Payments made after a company has become materially insolvent (i.e. illiquid or overindebted under Austrian insolvency law), but before the 60-day deadline for filing for insolvency has expired, are risky. Which payments are allowed according to the Austrian Supreme Court?
Scope of liability
A company (corporation) is materially insolvent under Austrian law once it is either unable to fulfil its due payment obligations (illiquid) or is overindebted under Austrian insolvency law. Management is obliged to file for insolvency without culpable delay, in case of (feasible) restructuring efforts not later than 60 days after the company became materially insolvent.
If management fails to file for insolvency without culpable delay, it is liable towards the company for operating losses and its creditors for quota damage in subsequent insolvency proceedings.
However, even if the 60-day period has not yet expired, management might be liable towards the company in subsequent insolvency proceedings for payments made after the company has become materially insolvent (Section 25 (3) GmbHG, Section 84 Abs 3 Z 6 AktG). The reasoning behind this liability is that after a company has become materially insolvent, all creditors shall in principle be treated equally. The aim is to prevent single creditors being satisfied in full just before the opening of insolvency proceedings, while other creditors only receive the insolvency quota in such subsequent insolvency proceedings. The Austrian Supreme Court clarified which payments are (not) allowed for managing directors of an Austrian limited liability company (OGH 26 September 2017, 6 Ob 164/14k).
Which payments are (not) allowed?
The term "payments" needs to be interpreted broadly. It covers any actions that reduce a company's assets, e.g. payments (in cash or bank transfer), delivery of goods without equivalent consideration, creation of netting situations, granting of collateral or repayment of loans.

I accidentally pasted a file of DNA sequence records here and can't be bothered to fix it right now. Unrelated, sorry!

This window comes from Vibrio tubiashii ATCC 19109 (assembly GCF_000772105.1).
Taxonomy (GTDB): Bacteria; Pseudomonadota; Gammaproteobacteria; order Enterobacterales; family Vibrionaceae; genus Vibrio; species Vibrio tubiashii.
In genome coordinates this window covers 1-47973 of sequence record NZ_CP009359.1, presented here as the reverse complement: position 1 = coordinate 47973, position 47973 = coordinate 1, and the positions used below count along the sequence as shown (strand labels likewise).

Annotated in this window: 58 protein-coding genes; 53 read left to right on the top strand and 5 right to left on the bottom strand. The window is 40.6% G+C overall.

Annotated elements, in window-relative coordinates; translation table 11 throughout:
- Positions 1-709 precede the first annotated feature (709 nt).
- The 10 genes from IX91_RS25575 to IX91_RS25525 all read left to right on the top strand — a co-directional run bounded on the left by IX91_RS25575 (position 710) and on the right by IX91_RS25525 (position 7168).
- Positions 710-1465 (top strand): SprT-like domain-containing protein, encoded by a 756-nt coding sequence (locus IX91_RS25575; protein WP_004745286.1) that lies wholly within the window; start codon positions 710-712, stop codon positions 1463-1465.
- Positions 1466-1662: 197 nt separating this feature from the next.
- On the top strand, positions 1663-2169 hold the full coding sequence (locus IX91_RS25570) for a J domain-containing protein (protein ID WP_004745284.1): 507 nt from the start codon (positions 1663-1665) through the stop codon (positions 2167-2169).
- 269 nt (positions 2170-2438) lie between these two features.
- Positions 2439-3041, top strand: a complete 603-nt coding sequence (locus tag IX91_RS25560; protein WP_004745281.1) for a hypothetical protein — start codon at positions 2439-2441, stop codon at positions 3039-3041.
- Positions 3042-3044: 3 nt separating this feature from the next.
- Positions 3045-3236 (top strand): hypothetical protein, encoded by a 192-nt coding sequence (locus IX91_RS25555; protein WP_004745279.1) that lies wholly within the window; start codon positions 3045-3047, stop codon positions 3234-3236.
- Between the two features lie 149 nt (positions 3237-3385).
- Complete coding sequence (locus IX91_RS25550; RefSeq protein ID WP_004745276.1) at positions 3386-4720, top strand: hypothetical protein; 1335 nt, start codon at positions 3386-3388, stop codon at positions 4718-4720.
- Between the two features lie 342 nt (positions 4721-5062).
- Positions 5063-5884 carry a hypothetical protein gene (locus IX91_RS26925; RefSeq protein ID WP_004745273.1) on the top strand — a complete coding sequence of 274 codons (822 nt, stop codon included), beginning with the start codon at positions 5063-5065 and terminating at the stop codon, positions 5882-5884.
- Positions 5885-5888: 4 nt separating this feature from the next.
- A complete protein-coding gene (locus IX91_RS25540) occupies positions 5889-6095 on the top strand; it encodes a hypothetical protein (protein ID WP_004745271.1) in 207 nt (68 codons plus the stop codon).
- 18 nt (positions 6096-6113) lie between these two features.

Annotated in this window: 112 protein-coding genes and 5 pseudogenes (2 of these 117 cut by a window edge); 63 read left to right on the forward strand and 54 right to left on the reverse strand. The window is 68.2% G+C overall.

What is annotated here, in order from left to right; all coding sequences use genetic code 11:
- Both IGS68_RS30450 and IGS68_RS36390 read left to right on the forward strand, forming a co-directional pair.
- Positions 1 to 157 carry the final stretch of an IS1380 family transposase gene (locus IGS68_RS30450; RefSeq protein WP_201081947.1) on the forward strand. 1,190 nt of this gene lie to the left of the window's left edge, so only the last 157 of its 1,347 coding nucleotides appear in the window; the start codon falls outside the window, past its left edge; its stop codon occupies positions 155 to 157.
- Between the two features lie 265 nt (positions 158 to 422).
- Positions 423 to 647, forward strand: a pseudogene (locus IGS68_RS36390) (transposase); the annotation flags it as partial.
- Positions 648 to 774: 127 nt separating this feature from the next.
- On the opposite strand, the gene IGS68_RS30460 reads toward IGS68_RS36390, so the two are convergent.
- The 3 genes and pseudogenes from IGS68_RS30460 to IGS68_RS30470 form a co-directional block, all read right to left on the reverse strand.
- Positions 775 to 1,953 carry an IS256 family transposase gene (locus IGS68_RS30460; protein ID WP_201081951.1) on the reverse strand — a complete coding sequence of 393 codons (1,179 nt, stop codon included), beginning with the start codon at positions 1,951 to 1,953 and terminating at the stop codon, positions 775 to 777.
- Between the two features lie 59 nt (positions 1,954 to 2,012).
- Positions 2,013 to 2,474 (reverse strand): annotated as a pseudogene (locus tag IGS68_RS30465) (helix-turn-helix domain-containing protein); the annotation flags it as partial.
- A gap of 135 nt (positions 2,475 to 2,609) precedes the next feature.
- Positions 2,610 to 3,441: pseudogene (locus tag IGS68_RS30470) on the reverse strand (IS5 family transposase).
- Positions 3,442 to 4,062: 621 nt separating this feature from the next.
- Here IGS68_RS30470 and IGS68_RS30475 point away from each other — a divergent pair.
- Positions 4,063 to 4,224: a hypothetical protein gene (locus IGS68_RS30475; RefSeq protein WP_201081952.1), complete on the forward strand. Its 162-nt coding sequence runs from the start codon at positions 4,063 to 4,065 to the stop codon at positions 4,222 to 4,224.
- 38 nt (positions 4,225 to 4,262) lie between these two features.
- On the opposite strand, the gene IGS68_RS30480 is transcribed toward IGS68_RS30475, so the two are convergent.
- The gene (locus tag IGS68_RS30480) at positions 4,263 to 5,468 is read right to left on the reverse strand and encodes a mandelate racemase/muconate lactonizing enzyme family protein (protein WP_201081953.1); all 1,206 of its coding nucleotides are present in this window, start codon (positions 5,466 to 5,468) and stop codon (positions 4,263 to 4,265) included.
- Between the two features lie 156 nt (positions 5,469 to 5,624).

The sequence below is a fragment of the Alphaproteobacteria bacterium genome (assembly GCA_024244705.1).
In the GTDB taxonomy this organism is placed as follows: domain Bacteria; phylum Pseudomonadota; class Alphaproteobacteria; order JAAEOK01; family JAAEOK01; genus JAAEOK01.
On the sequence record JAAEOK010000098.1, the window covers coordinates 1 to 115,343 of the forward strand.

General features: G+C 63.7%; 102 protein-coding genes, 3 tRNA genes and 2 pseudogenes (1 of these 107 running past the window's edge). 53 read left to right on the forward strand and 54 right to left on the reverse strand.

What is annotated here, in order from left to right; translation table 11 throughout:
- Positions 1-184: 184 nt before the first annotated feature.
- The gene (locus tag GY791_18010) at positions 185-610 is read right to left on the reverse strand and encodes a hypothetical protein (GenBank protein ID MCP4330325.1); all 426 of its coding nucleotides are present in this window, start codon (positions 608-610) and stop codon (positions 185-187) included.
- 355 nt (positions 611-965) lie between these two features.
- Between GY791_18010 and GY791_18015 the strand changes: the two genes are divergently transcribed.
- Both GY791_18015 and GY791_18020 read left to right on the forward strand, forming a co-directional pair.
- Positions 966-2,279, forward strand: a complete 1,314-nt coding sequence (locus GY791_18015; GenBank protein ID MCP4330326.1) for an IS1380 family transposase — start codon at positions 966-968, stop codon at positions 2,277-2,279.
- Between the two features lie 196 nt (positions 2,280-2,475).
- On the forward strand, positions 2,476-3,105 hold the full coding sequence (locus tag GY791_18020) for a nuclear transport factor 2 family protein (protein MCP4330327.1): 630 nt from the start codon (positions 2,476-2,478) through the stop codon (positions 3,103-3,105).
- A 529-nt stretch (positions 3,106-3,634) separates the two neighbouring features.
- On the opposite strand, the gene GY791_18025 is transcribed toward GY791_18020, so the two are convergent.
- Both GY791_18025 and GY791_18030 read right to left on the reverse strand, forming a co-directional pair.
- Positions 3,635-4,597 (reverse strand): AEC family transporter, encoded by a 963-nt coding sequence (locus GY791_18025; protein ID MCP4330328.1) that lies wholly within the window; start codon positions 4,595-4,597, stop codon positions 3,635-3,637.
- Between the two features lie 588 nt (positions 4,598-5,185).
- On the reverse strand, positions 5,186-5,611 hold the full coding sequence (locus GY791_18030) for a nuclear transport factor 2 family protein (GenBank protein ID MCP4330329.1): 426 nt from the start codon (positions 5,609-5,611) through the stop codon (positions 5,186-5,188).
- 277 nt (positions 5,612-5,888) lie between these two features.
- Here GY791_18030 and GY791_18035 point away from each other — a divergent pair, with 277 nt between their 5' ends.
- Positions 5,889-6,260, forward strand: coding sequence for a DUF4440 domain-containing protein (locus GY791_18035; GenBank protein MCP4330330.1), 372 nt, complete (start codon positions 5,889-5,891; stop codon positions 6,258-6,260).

As a rule, management will not be liable for payments made after the company has become materially insolvent if it was acting with due managerial care. The Austrian Supreme Court clarified that, for example, payments necessary for the continuation of the company's business, payments made against immediate delivery (Zug-um-Zug), employee and employer contributions to social security, payment to secured creditors (to the extent secured), and payments to creditors with a right of separation of assets are allowed.
Payments made from/to debit bank accounts
The Supreme Court also had to assess managing directors' liability for payments from and to debit bank accounts of the insolvent limited liability company. It found that payments to a debit bank account (e.g. payments to utilised revolving loan or overdrawn accounts) of the company qualify as relevant payments, as the bank's claim towards the company is at least reduced by such payment. However, payments from a debit bank account of the company only qualify as payments if the bank's claim is collateralised. This is particularly noteworthy in connection with current accounts (Kontokorrentkonten). But payments from debit bank accounts following material insolvency could also entail certain other legal risks (e.g. risks related to criminal law). Thus, management might be liable for any reduction in the debt balance of a debit bank account between the point in time when the company became materially insolvent and the opening of insolvency proceedings.
As soon as a company becomes materially insolvent, its management is liable towards the company and its creditors for damages due to the delay in filing for insolvency. In addition, management can be liable for certain payments made after the company has become materially insolvent but before the expiry of the (maximum) 60-day period to file for insolvency. To be on the safe side, in situations of imminent insolvency management should ensure that any payments to the company (e.g. by customers) are made to a bank account which is not in debit.
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